Negative News From Europe Unsettles Markets: Dave's Daily

The FT did report a euro zone divide now exists among leaders. A negative summary of this report comes from Zero Hedge with their sober view. Bank raids from the European Commission were noted at TheStreet where price-fixing is being investigated and may produce some scalps the masses seek. Greek riots were ubiquitous and easy to watch streaming on the web. I think the public would rather default than have the austerity demanded.

One of the more interesting stories today was embedded in Morgan Stanley's earnings report. The street expected the company to earn $.30 but the company beat with $1.15 based on an accounting adjustment. How did that work? The company has debt, and plenty of it, but they adopted the unique DVA (Debt Value Adjustment) ploy. It goes like this. The company's debt has become worth much less in the open market. If they bought the debt back in the open market they would gain $3.4 billion in profits--as CEO James Gorman stated: "It's a bizarre accounting anomaly". I'll say! Without this adjustment the company earned $.03. This is the kind of stuff going around these days that doesn't pass the sniff test. I wonder if you could perform this trickery as a small business person trying to borrow some money from a bank like Morgan Stanley. Not a chance in hell would be the answer.

All this is unsettling and markets fell sharply with euro zone news and especially including the release of the Fed's Beige Book which showed very poor economic growth.

Apple's (AAPL) earnings miss still reverberated through the tech sector and some of the outsized gains in financials were taken back.

Gold prices fell once again and commodities overall were lower. The dollar rallied only slightly while bonds were somewhat stronger.

Volume was about average for the period while breadth per the WSJ was quite negative.

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The NYMO is a market breadth indicator that is based on the difference between the number of advancing and declining issues on the NYSE. When readings are +60/-60 markets are extended short-term.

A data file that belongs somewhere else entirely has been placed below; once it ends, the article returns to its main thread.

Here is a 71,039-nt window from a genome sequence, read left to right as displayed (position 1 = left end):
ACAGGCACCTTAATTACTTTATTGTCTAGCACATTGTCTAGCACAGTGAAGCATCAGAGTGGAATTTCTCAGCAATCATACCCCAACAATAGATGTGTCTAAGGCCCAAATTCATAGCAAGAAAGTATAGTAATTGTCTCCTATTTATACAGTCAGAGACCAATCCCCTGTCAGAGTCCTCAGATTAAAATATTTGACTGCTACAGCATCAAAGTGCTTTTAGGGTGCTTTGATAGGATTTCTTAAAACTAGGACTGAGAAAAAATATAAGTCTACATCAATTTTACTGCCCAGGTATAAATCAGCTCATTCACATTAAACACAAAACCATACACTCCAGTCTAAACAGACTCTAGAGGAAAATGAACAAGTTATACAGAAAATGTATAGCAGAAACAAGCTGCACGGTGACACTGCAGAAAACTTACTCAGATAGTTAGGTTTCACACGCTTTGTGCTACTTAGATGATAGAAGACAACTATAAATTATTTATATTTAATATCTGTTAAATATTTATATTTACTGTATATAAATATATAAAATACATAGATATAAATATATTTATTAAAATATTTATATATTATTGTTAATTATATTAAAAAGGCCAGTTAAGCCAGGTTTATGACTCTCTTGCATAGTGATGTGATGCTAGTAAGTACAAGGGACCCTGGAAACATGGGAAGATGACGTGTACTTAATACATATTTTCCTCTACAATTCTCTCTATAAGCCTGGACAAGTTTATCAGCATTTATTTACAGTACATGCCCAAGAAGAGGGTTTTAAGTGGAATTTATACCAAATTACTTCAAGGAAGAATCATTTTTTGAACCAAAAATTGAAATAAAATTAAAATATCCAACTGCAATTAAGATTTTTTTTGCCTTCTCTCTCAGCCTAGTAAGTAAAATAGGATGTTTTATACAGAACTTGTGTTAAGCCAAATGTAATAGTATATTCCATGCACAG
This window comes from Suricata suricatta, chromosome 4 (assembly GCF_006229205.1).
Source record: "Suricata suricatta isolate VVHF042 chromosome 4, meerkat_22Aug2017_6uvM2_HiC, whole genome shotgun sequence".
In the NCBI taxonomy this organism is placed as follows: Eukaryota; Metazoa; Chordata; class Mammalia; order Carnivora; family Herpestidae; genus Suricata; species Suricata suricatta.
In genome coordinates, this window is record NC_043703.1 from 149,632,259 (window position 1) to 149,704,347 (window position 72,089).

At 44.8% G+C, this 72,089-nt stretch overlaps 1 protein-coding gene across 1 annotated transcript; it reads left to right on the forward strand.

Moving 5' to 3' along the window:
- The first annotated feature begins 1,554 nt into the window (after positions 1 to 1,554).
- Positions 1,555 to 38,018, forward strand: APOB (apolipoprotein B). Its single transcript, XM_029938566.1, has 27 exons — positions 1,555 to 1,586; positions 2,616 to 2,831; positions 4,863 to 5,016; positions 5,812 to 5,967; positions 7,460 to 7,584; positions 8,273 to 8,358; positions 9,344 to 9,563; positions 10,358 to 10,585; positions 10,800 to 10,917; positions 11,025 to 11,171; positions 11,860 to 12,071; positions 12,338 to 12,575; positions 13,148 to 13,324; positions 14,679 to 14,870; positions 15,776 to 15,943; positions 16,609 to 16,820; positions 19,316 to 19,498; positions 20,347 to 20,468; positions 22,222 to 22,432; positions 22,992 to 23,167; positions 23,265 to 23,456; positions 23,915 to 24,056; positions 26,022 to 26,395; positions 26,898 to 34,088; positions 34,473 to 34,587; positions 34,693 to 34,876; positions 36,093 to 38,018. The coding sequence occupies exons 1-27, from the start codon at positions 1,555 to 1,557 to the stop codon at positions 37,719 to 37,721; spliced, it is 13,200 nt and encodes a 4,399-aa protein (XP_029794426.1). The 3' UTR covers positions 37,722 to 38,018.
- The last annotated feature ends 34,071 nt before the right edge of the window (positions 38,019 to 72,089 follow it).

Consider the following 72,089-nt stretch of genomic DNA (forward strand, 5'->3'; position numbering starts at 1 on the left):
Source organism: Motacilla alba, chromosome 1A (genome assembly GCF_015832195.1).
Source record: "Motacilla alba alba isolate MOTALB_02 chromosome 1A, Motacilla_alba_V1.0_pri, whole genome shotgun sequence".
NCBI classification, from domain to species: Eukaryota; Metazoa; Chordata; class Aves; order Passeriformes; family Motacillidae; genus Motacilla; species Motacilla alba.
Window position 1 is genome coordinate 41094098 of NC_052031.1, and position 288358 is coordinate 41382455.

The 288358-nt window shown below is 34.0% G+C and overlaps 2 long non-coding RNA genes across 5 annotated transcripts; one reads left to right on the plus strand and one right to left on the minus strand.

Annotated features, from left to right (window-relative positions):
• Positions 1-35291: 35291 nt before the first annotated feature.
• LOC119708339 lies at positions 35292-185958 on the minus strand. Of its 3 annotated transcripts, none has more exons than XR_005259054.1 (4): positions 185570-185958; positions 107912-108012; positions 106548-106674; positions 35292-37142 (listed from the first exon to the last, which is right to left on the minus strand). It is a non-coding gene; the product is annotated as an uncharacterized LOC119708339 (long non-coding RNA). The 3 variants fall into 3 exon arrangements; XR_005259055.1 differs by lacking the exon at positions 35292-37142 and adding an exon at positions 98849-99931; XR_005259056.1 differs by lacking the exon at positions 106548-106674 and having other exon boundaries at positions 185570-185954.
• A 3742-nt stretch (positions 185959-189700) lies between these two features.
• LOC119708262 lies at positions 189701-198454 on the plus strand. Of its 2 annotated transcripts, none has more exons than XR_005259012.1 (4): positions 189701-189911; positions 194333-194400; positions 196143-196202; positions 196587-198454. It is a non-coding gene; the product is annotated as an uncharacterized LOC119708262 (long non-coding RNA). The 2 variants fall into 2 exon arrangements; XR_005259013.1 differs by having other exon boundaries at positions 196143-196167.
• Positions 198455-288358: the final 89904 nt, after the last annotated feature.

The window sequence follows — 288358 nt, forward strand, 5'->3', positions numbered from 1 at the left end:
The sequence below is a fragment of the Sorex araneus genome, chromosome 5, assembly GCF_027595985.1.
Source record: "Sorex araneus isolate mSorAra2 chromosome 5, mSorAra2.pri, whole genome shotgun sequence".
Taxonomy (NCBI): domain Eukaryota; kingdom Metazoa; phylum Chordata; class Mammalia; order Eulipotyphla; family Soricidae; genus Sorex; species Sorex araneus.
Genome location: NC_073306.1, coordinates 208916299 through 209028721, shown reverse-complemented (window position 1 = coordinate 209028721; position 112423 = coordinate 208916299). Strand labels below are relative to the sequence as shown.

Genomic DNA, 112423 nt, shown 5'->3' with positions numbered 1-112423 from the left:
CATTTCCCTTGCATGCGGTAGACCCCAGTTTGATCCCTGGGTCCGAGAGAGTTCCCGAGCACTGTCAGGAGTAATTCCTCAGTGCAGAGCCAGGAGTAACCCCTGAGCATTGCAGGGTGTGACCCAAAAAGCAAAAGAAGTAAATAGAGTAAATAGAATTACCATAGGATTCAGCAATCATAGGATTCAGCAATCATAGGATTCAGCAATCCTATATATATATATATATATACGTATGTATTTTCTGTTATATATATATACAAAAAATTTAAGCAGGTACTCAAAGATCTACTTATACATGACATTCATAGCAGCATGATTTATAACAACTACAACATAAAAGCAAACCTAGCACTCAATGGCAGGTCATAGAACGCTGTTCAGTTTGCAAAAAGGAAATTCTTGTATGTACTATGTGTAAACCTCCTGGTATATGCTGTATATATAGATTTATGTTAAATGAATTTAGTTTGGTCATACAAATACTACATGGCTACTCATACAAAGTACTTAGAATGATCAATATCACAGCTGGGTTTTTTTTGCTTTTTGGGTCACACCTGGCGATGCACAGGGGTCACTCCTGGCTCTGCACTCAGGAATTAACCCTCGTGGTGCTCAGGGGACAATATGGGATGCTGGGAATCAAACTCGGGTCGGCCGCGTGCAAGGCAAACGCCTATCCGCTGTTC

The McClellan Summation Index is a long-term version of the McClellan Oscillator. It is a market breadth indicator, and interpretation is similar to that of the McClellan Oscillator, except that it is more suited to major trends. I believe readings of +1000/-1000 reveal markets as much extended.

The VIX is a widely used measure of market risk and is often referred to as the "investor fear gauge". Our own interpretation is highlighted in the chart above. The VIX measures the level of put option activity over a 30-day period. Greater buying of put options (protection) causes the index to rise.

Continue to Concluding Remarks

After the close DJIA heavyweight American Express (AXP) reported earnings of $.90 which missed expectations or $.96 and the stock was somewhat lower.

Meanwhile back in Europe, the Greek parliament passed the austerity package on the first vote while 100K workers were on strike and taking to the streets.

Thursday brings us the usual reports from Jobless Claims, the Philly Fed and Leading Indicators. Who knows what will come from Europe overnight.

Barring any other news or credible rumors it's logical to assume markets will remain tense until Sunday's meeting in the euro zone.

Let's see what happens.

Disclaimer: The ETF Digest maintains active ETF trading portfolio and a wide selection of ETFs away from portfolios in an independent listing. Current positions if any are embedded within charts. Our Lazy & Hedged Lazy Portfolios maintain the follow positions: QQQ, XLK, XLU, EFZ, SH, EUM, VT, MGV, BND, BSV, VGT, VWO, VNO, IAU, DJCI, DJP, VMBS, VIG, ILF, EWA, IEV, EWC, EWJ, EWG, EWU, EWD, GXG, THD, AFK, BRAQ, CHIQ, TUR, & VNM.

 

The charts and comments are only the author's view of market activity and aren't recommendations to buy or sell any security.  Market sectors and related ETFs are selected based on his opinion as to their importance in providing the viewer a comprehensive summary of market conditions for the featured period.  Chart annotations aren't predictive of any future market action rather they only demonstrate the author's opinion as to a range of possibilities going forward. More detailed information, including actionable alerts, are available to subscribers at www.etfdigest.com .

 

This commentary comes from an independent investor or market observer as part of TheStreet guest contributor program. The views expressed are those of the author and do not necessarily represent the views of TheStreet or its management.

Dave Fry is founder and publisher of ETF Digest, Dave's Daily blog and the best-selling book author of Create Your Own ETF Hedge Fund, A DIY Strategy for Private Wealth Management, published by Wiley Finance in 2008. A detailed bio is here: Dave Fry.

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